Nighttime was and continues to be a really difficult time of the day for me. A feeling of being emotionally exhausted from trying to hold it all together, and having less distractions to stop the ruminating and memories from creeping in. For a long time, it took hours for me to fall asleep and I would wake up countless times throughout the night. Thankfully I have made some improvements to my sleep by making new habits and trying to have a consistent sleep routine. In the early weeks after losing my daughter I wrote everything down in a journal. Absolutely everything. This is something I have continued when I have found my grief to be overwhelming and stressful. I try to have a wind-down routine where I avoid the TV and phone use in the hour before I plan to go to bed, instead having a bath and after finding mediation difficult I realised reading a book before I went to bed had the same relaxing effect for me.
As time passed everyone was moving on with their life, yet I felt connected to and lost, trapped in a single moment of time. Relationships and social connections can change when you experience a loss, and this was the experience for me. I surrounded myself with my family and those who embraced me as a grieving friend, those who were there to support me through the most challenging times, holding and carrying me with my grief. Those strong relationships I had, and continue to have, had a powerful positive impact on how I survived the first months of my bereavement, and these supportive relationships gave me the strength and encouragement to begin to heal.
I began with small goals, getting out the house for a walk, trying to eat something healthy, journalling, and then focusing on my half marathon training, driven to continue a legacy of kindness. With each small change, each pillar of health aligned into a healthy lifestyle to support me, a grieving postpartum Mother.
It’s hasn’t been easy, and it never will be. There will always be those days when the darkness comes, remembering things that happened, allowing myself to feel completely devastated, angry and lonely all over again. But I have always tried to remember that my life before losing my daughter had been meaningful and purposeful and despite this immense loss my life will find its purpose and meaning again.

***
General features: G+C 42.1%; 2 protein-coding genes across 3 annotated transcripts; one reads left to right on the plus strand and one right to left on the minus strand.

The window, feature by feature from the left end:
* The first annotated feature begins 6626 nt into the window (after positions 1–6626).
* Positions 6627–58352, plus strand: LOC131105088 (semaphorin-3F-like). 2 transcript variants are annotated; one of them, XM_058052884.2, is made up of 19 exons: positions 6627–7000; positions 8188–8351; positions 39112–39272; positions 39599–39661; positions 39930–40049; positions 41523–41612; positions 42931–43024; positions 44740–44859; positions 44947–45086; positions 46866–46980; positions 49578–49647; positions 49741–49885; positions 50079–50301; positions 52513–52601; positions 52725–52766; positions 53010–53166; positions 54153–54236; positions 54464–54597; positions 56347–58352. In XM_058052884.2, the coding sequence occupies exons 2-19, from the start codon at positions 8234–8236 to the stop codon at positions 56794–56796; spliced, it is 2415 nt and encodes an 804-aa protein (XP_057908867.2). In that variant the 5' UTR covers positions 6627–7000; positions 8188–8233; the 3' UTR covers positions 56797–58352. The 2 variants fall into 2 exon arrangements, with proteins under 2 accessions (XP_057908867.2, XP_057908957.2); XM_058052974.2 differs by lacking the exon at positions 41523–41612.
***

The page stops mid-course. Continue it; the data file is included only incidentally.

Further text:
As I trusted the grieving process, I also trusted the power of lifestyle medicine and knew if I could start to make changes to my lifestyle, based on the pillars of health, in time it would help me. At this point in my grief, this is what I wanted, help. I wanted to start to feel better, a new normal, I knew my grief wouldn’t go away but I wanted to feel empowered and resilient enough to start to hold my grief in a comfortable and healthy place.
The grief will always remain, but my life needed to begin to grow around it. Despite my loss I truly believe I am beginning to feel good, healthy and happy because of the way lifestyle medicine has helped me. I believe it could be so powerful in helping others in their grief journey, and what an incredible impact this could have on someone’s life.
I am particularly keen to explore the role of lifestyle medicine and grief associated with baby loss and postnatal bereavement care, as this is my personal experience of grief. But I would welcome the opportunity to discuss with interested others in the BSLM community their own personal experience of grief/loss or their care for grieving patients, both using lifestyle medicine as a support – email@example.com
Further support for baby loss can be found from charities such as Sands the still birth and neonatal death charity and Tommy’s the baby charity.